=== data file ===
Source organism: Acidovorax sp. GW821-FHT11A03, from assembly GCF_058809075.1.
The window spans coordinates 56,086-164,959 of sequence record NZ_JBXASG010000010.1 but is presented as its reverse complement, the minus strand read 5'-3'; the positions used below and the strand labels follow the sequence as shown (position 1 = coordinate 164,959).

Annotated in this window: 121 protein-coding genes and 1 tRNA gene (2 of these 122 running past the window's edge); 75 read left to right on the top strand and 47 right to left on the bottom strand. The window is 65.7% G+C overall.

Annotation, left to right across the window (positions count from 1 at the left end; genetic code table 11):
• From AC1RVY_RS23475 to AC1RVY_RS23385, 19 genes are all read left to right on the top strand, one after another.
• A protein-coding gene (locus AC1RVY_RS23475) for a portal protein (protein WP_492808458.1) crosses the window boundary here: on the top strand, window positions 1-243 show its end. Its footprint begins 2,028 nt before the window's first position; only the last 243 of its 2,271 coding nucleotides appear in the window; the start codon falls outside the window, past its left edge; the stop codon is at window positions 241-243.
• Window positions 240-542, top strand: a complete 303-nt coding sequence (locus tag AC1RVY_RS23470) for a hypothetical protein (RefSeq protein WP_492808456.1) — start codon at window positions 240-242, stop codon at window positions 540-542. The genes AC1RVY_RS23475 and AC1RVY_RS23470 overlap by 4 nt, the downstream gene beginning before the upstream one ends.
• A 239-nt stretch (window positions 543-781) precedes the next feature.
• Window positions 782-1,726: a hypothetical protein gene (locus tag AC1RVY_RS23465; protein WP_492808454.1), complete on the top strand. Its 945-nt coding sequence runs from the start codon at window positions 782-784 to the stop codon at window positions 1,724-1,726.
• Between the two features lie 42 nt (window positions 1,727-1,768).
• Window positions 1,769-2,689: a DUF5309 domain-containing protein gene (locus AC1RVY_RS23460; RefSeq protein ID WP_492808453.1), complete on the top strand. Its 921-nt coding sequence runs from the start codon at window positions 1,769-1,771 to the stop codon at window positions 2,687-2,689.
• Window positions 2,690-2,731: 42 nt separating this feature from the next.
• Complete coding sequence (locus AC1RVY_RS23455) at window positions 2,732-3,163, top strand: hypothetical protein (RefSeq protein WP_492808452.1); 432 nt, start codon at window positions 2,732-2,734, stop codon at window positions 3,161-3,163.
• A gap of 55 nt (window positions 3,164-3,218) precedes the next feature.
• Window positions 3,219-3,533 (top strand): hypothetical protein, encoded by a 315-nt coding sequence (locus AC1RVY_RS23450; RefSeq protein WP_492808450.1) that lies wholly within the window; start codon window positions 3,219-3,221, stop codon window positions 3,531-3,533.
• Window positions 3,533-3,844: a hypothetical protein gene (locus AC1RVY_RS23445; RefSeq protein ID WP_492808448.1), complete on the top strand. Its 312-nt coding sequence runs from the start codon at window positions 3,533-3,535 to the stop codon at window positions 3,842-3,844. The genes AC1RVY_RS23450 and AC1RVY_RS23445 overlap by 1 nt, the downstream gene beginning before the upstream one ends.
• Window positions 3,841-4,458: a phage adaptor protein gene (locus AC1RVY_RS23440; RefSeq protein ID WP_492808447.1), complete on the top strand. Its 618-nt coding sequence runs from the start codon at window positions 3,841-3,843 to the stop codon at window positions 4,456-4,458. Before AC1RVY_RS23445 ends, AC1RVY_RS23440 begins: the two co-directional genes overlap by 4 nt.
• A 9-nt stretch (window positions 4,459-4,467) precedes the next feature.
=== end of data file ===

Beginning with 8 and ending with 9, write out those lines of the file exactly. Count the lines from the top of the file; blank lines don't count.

• A 239-nt stretch (window positions 543-781) precedes the next feature.
• Window positions 782-1,726: a hypothetical protein gene (locus tag AC1RVY_RS23465; protein WP_492808454.1), complete on the top strand. Its 945-nt coding sequence runs from the start codon at window positions 782-784 to the stop codon at window positions 1,724-1,726.